By Ennion Williams
The rivers have started the spring runoff,
but with nighttime temps in the 30s
at high elevations, the snow is taking its
time melting. Snowpack was heavy all
winter and increased in May. According
to the Snotel website, the snowpack
in the Gallatin range
increased 101 percent between
May 1 and June 1.
in May was 118 percent
of average. This should
equate to the Gallatin
River running at 156 percent
of normal streamflow
this summer. The story is similar
with all rivers in Montana this year.
Where is an angler to go in these conditions?
Lake fishing is a good option. Hebgen
Lake has been fishing well on some
of the sunnier days. A midge hatch there
brings large trout near the surface.
There are several spring creeks in the
area with excellent fishing during high
water. DePuy, Armstrong and Nelsons
spring creeks are all outside of Livingston
and offer excellent dry fly and
streamer fishing in the spring.
The M-Z Ranch in Belgrade
also offers challenging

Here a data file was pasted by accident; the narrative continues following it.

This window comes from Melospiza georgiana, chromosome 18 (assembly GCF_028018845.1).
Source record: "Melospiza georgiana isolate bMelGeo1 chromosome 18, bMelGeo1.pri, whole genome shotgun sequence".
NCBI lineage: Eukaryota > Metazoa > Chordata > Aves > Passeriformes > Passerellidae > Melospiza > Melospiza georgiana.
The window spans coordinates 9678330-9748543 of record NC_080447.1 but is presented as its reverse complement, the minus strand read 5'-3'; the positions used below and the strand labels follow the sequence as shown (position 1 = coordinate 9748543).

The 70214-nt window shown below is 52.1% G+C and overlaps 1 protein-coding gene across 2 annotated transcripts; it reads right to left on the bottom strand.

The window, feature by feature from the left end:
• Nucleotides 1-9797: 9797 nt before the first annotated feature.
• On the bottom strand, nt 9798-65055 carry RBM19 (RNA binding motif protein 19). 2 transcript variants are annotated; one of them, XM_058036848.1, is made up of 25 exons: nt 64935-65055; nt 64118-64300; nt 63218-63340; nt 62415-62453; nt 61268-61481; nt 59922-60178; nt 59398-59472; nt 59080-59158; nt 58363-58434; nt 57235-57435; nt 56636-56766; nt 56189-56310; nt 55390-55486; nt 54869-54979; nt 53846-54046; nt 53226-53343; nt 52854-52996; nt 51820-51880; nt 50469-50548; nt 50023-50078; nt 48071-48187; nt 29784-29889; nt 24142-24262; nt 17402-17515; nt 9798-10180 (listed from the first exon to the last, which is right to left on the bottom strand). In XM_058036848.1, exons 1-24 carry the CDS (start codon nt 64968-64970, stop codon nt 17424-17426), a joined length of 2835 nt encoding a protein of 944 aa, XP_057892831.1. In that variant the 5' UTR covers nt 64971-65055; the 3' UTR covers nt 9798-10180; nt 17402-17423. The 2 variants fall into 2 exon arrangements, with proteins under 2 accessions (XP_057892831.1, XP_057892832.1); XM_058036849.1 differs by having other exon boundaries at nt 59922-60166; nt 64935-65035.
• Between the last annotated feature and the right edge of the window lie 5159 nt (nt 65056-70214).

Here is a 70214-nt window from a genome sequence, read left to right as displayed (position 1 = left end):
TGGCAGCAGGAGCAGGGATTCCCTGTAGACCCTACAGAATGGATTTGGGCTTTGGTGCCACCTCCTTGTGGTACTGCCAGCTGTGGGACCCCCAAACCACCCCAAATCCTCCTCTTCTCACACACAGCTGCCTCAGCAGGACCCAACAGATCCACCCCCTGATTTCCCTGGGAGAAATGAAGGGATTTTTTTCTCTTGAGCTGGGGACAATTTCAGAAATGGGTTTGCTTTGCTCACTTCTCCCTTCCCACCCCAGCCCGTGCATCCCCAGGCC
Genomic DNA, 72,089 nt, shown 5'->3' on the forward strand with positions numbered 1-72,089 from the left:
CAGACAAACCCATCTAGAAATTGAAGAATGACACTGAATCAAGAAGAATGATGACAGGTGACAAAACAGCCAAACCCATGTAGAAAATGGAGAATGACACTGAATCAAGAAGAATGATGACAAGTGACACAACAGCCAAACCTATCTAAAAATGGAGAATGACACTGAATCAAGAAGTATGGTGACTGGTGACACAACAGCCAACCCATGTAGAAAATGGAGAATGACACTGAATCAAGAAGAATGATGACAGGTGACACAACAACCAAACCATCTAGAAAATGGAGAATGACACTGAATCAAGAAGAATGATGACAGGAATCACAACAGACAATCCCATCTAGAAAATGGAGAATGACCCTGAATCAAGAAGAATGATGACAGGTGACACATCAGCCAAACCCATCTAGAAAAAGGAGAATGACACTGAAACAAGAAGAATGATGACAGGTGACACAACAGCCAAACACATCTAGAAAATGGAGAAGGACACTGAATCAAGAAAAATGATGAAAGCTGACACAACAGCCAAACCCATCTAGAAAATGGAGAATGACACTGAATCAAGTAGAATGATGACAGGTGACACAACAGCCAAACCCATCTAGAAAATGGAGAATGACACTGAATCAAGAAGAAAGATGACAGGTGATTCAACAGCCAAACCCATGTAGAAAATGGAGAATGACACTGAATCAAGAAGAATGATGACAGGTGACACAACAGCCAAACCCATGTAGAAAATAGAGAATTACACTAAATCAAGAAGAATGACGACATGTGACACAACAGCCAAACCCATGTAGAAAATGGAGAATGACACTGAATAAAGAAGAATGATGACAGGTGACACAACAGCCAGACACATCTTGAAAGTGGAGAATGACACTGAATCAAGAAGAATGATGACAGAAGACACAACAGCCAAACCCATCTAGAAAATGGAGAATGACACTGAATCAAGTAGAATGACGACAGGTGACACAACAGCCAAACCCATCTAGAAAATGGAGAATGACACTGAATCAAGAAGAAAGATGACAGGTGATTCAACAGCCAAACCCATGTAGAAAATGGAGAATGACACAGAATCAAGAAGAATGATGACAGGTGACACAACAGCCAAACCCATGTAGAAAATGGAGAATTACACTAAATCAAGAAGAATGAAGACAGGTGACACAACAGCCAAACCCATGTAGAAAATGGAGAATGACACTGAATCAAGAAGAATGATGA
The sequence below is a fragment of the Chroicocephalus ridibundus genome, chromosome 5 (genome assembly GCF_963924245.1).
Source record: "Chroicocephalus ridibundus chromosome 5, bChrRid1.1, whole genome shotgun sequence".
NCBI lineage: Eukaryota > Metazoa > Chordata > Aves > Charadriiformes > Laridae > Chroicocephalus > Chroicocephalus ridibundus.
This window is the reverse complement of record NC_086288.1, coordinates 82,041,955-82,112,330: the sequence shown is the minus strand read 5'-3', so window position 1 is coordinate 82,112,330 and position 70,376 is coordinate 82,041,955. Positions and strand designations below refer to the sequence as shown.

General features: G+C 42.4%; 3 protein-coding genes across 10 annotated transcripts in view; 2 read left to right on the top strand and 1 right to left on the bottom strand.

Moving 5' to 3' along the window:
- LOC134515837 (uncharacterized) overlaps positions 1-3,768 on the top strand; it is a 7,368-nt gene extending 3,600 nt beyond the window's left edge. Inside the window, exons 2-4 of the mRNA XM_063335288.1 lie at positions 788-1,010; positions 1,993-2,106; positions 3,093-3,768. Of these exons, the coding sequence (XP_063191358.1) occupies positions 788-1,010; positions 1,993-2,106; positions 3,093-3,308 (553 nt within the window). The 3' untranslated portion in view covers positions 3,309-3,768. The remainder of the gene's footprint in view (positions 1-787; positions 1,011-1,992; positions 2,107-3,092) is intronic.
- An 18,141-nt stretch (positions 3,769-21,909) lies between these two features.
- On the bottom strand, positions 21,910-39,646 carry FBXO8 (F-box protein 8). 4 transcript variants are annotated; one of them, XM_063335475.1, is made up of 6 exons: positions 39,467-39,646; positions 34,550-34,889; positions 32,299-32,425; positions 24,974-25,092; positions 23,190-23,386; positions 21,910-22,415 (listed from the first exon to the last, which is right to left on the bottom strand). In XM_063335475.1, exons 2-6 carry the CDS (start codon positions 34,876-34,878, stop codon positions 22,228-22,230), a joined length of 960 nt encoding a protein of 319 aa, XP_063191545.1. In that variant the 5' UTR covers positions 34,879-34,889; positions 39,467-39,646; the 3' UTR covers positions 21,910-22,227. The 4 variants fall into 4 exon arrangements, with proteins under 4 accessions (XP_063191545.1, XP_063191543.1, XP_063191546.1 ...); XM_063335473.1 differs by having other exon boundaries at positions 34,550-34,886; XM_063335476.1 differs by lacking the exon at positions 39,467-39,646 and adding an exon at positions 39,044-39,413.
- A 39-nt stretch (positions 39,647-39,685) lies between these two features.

sight fishing near
the East Gallatin River.
Just outside Dillon is
McCoy Spring Creek,
which has some exciting
fishing as well. These are
all private and require a rod fee. If you’re
not familiar with the creeks, it’s best to
hire a guide, as these fish are selective
and can be difficult to catch.
The salmonfly hatch is not far off. This
will start first on the Firehole River in
Yellowstone Park and on the Henry’s
Fork River in Idaho. Soon after, it will
rivers, as well.
Salmonflies are large
stoneflies that emerge onto
the riverbanks. Anglers enjoy
this hatch because the fly
patterns are large, and the fish
are hungry for them. Once
temperatures warm up, this
hatch will get underway and
last for about three weeks. This
year however, high water may
prevent anglers from being able
to fish this hatch effectively.
Ennion Williams is a professional
Fishing Guide and Outfitter in Big
Sky. He can be reached at (406) 579-7094
or at firstname.lastname@example.org. He also runs
Big Sky Local Foods. bigskylocalfood.com